As I said, do not skimp on the gelatine for the glaze, I did a rough guess of powder instead of sheets and found myself standing outside in the cold on xmas morning, stirring and hopelessly waiting for it to thicken (the fridge was too full).

Chocolate tempering is always worth the effort even though it rarely works for me. Some tips here. I want to stubbornly point out that the white smear on the square in the picture above is an experiment with white chocolate, not a bad bloom from tempering.
The tree was made by cutting set sheets of chocolate with a template and hot knife then sealing together. It’s fiddly work but I found it rather therapeutic.
The pine cone was made by piping spattered star shapes on a baking sheet in different sizes. Once set, I would use the tip of a hot knife to stack and glue them on top of each other.
And there we have it. There are endless possibilities of flavours and layers to experiment with. The three recipes that I combined my elements from were Cannelle VanillePatisserie Makes Perfect and La Fee Chantilly (in French). There you can pick your winning combination. Next I’m thinking pistachio or salted caramel?

Home for Christmas: a Blablacar Adventure

From the moment he pulled out of the station car park and stormed mistakenly down a one way street, I knew it wouldn’t be an easy ride.

After several hitchhiking experiences on my trip, I had never been so bemused by a travel partner. And little did I know that within this six hour rideshare to Paris I was about to speak the most French I had ever spoken in my life.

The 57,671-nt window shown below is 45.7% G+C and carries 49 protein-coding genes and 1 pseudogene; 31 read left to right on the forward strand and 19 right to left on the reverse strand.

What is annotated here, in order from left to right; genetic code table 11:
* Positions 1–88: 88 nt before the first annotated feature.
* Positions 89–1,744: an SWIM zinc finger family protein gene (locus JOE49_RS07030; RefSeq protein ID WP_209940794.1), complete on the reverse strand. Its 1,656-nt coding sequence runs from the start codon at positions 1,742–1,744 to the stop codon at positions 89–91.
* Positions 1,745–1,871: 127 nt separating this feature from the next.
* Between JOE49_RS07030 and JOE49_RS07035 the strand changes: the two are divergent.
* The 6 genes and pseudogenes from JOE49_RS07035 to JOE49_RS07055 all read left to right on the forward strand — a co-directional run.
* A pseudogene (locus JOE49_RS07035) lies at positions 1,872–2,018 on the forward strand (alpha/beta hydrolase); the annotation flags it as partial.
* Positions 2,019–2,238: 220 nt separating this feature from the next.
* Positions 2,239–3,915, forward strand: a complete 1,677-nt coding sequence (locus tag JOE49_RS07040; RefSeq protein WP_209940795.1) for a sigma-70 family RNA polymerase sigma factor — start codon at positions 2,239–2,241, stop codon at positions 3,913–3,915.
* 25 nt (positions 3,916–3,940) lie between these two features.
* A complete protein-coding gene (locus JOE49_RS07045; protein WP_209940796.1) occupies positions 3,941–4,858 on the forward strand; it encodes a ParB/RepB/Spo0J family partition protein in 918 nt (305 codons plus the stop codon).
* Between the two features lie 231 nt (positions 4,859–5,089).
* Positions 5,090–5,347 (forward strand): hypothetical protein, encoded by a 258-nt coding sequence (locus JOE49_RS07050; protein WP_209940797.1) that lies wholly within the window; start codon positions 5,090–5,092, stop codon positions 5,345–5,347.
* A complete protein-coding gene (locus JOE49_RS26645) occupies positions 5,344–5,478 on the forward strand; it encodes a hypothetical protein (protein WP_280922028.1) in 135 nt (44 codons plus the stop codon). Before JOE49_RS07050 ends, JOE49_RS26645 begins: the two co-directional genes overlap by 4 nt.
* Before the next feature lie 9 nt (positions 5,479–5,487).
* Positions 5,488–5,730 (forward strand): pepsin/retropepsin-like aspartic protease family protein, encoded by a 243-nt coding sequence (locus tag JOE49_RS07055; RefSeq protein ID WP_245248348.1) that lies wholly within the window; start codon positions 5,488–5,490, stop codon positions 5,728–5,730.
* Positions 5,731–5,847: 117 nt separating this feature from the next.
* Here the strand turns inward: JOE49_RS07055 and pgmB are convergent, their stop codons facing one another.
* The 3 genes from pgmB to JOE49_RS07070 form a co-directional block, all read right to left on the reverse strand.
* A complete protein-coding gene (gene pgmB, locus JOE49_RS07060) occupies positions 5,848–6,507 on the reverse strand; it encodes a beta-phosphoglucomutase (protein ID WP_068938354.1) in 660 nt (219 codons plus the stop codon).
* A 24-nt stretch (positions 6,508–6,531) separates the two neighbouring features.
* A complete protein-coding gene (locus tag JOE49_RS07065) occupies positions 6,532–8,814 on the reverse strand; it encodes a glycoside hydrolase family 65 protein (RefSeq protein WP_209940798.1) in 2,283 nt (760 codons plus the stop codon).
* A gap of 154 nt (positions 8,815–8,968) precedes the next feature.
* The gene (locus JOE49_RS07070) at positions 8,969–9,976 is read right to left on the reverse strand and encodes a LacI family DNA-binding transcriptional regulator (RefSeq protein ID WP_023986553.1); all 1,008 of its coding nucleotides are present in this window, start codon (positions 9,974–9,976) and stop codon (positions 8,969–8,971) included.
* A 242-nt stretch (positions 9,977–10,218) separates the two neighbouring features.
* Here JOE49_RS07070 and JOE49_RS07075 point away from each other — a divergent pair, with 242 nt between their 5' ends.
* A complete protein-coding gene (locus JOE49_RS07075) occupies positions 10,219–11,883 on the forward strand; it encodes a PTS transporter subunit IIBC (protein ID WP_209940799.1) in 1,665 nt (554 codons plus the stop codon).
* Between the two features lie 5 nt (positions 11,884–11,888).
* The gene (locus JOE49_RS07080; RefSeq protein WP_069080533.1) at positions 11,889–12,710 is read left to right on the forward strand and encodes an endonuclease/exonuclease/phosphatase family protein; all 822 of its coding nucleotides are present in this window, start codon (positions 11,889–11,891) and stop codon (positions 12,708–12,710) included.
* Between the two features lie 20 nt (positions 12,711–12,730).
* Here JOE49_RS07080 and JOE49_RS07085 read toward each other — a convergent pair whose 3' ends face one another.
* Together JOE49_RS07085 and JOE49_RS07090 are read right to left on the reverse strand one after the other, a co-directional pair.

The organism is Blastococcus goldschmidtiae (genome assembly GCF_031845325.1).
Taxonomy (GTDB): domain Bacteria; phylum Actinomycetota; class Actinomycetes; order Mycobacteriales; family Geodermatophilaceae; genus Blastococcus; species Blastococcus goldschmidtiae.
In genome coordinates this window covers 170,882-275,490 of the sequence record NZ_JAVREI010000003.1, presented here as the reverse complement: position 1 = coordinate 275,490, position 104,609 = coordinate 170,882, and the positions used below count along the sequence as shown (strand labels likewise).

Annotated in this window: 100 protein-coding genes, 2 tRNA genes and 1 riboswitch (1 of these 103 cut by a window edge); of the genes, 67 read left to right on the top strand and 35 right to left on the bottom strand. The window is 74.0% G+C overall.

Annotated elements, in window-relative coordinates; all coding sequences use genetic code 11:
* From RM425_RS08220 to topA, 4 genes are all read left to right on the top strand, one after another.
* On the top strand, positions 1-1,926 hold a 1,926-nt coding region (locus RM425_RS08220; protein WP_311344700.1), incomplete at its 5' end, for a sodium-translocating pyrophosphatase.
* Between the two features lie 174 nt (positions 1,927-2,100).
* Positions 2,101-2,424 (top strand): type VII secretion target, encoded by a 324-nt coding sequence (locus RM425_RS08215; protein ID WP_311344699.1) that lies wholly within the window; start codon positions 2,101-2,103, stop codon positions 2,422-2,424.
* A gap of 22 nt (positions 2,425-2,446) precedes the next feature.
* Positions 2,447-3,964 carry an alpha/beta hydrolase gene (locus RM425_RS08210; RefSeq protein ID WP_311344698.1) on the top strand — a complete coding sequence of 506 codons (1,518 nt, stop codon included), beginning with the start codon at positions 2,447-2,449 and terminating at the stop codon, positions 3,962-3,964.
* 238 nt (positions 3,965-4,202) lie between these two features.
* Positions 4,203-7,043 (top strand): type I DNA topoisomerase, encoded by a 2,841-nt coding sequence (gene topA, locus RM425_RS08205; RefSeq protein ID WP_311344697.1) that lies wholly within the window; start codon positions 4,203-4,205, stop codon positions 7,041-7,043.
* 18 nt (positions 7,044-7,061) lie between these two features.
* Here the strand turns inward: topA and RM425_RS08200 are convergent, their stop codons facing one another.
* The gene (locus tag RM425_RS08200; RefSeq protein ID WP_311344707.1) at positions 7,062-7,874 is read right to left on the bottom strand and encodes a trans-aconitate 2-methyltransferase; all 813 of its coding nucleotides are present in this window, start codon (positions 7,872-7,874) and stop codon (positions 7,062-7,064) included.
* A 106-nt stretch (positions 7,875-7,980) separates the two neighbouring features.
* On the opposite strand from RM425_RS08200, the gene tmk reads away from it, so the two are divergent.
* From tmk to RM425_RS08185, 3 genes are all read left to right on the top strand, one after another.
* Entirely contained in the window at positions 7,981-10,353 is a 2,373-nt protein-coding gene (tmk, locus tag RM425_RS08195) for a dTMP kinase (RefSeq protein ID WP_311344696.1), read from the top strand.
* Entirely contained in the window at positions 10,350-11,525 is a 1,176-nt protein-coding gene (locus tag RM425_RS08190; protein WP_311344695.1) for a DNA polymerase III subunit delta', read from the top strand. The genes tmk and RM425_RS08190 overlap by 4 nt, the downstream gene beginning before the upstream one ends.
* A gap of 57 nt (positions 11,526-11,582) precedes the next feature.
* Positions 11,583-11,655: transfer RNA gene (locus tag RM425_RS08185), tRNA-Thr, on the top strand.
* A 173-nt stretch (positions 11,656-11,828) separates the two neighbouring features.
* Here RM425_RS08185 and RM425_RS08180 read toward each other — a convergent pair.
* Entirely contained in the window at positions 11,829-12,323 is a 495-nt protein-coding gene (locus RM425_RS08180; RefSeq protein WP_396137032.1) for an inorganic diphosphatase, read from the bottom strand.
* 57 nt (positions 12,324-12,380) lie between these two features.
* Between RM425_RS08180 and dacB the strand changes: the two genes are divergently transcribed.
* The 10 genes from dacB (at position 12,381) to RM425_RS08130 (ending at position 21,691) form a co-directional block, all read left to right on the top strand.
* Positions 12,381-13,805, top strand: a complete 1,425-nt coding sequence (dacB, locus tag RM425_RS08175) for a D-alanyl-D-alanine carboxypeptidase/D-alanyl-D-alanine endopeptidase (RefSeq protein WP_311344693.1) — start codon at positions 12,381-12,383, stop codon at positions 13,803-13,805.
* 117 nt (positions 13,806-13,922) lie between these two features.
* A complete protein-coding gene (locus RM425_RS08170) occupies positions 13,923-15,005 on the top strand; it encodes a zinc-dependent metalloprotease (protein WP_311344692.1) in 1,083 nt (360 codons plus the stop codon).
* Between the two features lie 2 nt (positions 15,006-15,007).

Turns out Jean used to speak perfect English, until he suffered a severe stroke five years ago. Since then he has struggled with short term memory retention and his knowledge of English is limited to just a few phrases. Now fully recovered, despite the memory loss, he is so chirpy and positive about every aspect of his life. As we recklessly darted from one lane to the next on the motorway (four hours and counting) he described how certain memories from his childhood would be clear as day, and yet bafflingly, he had managed to forget an entire language. It’s truly bizarre how our brain works. He proudly told me about his family, beaming at the wheel (cue another jolt and traffic dodge). I now know everything about his four children, their occupations, favourite food and holiday plans. I know he was in a band in his twenties and he worshipped Genesis.

And yet, later on in the journey, he would start repeating conversation topics, questions and jokes we had already covered. It was quite subtle at first and mostly I laughed it off as I did with most of my awkward French comprehension. But it made me a little sad, that of course things weren’t all right with him still, and I was ashamed that I couldn’t translate my sympathy and understanding across to him.

Throughout the journey, awkward silences and mumbling vocabulary failures were dissolved in an eclectic soundtrack of Brian Eno, Echo and the Bunnymen, The Corrs, B52s, Genesis, Pink Floyd, and a further mix of obscure seventies prog rock bands that I shamefully did not know the name of. And yet we were rather surprised when we both started humming the words to random tunes like Angélique Kidjo’s Batonga on the radio. Of all the unusual favourite artists to have in common, I wasn’t expecting that. It was moments like this that aided our gradual progression into breaking through the language barrier.

That god damn language barrier. But it’s what I have loved most (despite my complaints) about my time in France and everywhere else. A six hour conversation, fuelled by patience, laughs and a little Google Translate. After an exhausting month at the school, practising every day, it took this final leg of the trip to feel as if I had really made that breakthrough.